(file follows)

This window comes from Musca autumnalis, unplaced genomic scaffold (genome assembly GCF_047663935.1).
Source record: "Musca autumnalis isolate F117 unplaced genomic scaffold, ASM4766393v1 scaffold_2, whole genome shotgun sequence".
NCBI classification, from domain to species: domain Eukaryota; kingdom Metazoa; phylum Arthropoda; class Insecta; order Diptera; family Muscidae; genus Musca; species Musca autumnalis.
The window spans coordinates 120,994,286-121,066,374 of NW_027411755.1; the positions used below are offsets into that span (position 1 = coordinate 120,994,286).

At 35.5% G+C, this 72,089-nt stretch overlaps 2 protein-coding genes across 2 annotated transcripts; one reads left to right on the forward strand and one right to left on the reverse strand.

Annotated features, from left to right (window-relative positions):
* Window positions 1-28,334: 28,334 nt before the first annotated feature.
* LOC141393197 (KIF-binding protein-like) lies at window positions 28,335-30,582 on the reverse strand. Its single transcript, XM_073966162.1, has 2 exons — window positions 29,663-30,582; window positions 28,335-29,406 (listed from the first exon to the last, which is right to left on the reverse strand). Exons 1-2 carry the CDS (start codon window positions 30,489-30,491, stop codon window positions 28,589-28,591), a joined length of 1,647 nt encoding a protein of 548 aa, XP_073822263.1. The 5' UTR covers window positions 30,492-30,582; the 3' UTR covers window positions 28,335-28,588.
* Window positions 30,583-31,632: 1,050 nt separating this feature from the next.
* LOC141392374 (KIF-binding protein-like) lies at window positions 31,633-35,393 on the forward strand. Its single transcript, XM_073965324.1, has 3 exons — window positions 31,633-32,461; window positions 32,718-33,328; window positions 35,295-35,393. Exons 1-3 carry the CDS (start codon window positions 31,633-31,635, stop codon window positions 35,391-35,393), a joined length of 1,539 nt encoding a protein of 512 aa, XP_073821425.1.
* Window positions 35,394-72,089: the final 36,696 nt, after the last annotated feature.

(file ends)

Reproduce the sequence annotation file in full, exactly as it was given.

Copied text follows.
This window comes from Musca autumnalis, unplaced genomic scaffold (genome assembly GCF_047663935.1).
Source record: "Musca autumnalis isolate F117 unplaced genomic scaffold, ASM4766393v1 scaffold_2, whole genome shotgun sequence".
NCBI classification, from domain to species: domain Eukaryota; kingdom Metazoa; phylum Arthropoda; class Insecta; order Diptera; family Muscidae; genus Musca; species Musca autumnalis.
The window spans coordinates 120,994,286-121,066,374 of NW_027411755.1; the positions used below are offsets into that span (position 1 = coordinate 120,994,286).

At 35.5% G+C, this 72,089-nt stretch overlaps 2 protein-coding genes across 2 annotated transcripts; one reads left to right on the forward strand and one right to left on the reverse strand.

Annotated features, from left to right (window-relative positions):
* Window positions 1-28,334: 28,334 nt before the first annotated feature.
* LOC141393197 (KIF-binding protein-like) lies at window positions 28,335-30,582 on the reverse strand. Its single transcript, XM_073966162.1, has 2 exons — window positions 29,663-30,582; window positions 28,335-29,406 (listed from the first exon to the last, which is right to left on the reverse strand). Exons 1-2 carry the CDS (start codon window positions 30,489-30,491, stop codon window positions 28,589-28,591), a joined length of 1,647 nt encoding a protein of 548 aa, XP_073822263.1. The 5' UTR covers window positions 30,492-30,582; the 3' UTR covers window positions 28,335-28,588.
* Window positions 30,583-31,632: 1,050 nt separating this feature from the next.
* LOC141392374 (KIF-binding protein-like) lies at window positions 31,633-35,393 on the forward strand. Its single transcript, XM_073965324.1, has 3 exons — window positions 31,633-32,461; window positions 32,718-33,328; window positions 35,295-35,393. Exons 1-3 carry the CDS (start codon window positions 31,633-31,635, stop codon window positions 35,391-35,393), a joined length of 1,539 nt encoding a protein of 512 aa, XP_073821425.1.
* Window positions 35,394-72,089: the final 36,696 nt, after the last annotated feature.